Understanding Norms, Principles, Standards and Values
I am very aware of the ethical dimension inherent to the evaluation practice, so I try to read and understand what the evaluation community’s collective experience has come to agree in forms of Codes of Conduct, and Standards and Norms where Values and Principles are prescribed.
But have you ever wondered what is the difference between Values, Principles, Norms and Standards? What is the relationship or hierarchy among them? Realizing that was probably an unfruitful exercise, I tried to make sense of them, as usual, understanding the concepts first and then playing visually with them to try to reach a new conclusion or insight that I cannot get through just words.
In this case, I dragged in the attempt two colleagues, Jennifer Ward and Elizabeth AlFayad from the University of Rochester. Together, we shared sketches and ideas for several iterations.
So, I started analyzing the definitions (Jennifer did the literature review on concepts). The first thing that stands out is how each of them include the other terms within its definition! (except Principles):
From their definitions, they would all seem interconnected:
But… What is the relationship among them?
Are those 4 concepts similar?
Are they at similar levels?
Or do they have some kind of a hierarchy?
From their description, it can be interpreted as if Norms and Standards have a practical note, and Values and Principles are at a higher level.
But is it? Or is any of them inclusive of the other ones?
For example, Norms making part of Sets of Standards, and Values at the bottom?
Or, on the contrary. are Values at a higher level, that translate into Principles, that materialize into Standards that gather Norms?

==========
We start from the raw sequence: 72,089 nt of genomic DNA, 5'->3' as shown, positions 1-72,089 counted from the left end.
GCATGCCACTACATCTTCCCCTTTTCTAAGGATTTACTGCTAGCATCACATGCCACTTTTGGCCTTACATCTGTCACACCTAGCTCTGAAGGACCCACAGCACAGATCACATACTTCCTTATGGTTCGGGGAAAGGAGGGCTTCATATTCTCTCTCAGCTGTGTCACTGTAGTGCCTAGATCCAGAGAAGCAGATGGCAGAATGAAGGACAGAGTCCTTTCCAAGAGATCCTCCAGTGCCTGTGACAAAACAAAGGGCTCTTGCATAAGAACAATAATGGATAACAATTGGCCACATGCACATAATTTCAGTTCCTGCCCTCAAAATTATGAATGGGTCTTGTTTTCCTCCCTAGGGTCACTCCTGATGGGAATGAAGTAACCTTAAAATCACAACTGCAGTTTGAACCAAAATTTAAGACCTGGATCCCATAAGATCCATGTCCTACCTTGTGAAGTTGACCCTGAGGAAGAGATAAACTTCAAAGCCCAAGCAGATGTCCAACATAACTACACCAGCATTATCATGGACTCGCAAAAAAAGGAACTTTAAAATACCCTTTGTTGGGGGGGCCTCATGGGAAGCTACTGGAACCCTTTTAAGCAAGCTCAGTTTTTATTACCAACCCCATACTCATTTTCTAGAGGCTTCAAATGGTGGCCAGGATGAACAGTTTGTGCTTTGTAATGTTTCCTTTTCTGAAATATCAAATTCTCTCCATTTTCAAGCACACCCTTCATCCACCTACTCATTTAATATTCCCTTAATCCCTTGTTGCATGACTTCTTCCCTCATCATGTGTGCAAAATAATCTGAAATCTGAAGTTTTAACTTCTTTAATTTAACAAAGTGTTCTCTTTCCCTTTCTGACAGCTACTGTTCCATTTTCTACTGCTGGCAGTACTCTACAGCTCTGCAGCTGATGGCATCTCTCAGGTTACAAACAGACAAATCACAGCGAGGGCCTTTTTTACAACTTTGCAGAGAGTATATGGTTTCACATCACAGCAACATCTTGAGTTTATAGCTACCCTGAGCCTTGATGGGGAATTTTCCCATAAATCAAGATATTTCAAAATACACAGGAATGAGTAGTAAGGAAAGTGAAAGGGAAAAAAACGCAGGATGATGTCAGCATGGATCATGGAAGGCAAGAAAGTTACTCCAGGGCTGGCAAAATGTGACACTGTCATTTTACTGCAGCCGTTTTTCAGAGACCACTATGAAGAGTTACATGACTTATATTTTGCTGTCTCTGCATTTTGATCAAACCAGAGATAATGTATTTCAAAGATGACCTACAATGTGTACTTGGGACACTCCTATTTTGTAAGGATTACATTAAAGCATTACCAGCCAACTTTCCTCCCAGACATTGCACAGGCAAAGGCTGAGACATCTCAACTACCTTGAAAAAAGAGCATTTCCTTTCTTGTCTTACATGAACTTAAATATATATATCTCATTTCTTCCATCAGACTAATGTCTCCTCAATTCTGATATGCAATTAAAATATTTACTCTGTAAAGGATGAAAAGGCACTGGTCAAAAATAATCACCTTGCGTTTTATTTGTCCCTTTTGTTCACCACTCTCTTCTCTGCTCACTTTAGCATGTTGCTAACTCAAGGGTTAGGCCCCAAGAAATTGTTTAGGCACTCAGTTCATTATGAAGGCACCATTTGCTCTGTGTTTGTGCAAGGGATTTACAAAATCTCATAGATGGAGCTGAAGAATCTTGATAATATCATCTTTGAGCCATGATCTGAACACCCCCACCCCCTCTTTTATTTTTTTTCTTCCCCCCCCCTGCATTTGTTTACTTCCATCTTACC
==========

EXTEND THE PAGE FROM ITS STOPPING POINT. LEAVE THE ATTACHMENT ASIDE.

Or are Values at a personal level, which collectively build into Principles, that again materialize into Norms gathered in Standards?
Jennifer Ward has another take on it: values lead to norms, which lead to the formation of principles and standards, which ultimately result in established norms, either new or reinforced. Principles are more broad, less defined, while standards are clear benchmarks to be used for assessing effectiveness (Gill, Kuwahara, & Wilce, 2016). Standards are also an attempt to operationalize values and re-establish norms, to make them consistent across the board, so that they reflect shared values. While values appear to be the foundation, and standards and norms are ultimately produced, the concepts do not always follow a linear narrative. Additionally, standards and principles are sometimes created in an effort to produce an established set of norms: an agreed upon set. Overall, the concepts move from theoretical (values and norms)à operational (principles and standards).
Well, not sure these are valid claims, but we tried.
If anyone wants to take this work further or share their own interpretation, reach out!
- Gill, S., Kuwahara, R., & Wilce, M. (2016). Through a culturally competent lens: Why the program evaluation standards matter. Health Promotion Practice, 17(1), 5-8. 10.1177/1524839915616364
- Newcomer, K. E., Hatry, H. P., & Wholey, J. S. (2015). Handbook of practical program evaluation (Fourth ed.). San Francisco: Jossey-Bass & Pfeiffer Imprints, Wiley.
- Schwandt, T. (2013). American evaluation association: Guiding principles for evaluators. American Journal of Evaluation, 34(4), 463-464. 10.1177/1098214013502939
- Taut, S. (2000). Cross-Cultural Transferability of The Program Evaluation Standards. 5-7. Retrieved from http://www.seval.ch/documents/unterlagen-standards/diskussion/d12_russon_2000_program.pdf.
- UNEG. (2016). Norms and Standards for Evaluation. Retrieved from file:///C:/Users/JWard1/Downloads/UNEG%20Norms%20&%20Standards%20for%20Evaluation_English-2017.pdf.
New posts coming up:
(published every two weeks-ish 🙂 )
- ToCs series
- Visual summary of impact designs
- Visual summaries of other criteria designs
- Ideas to make Bibliographies more informative
- Ways of mapping beneficiaries
- My favorite pre-attentive features
- Ideas for reports (series)
- Some day: iterations with the Periodic Table of Evaluation
Stay tuned! 🙂
You want to see more Visuals?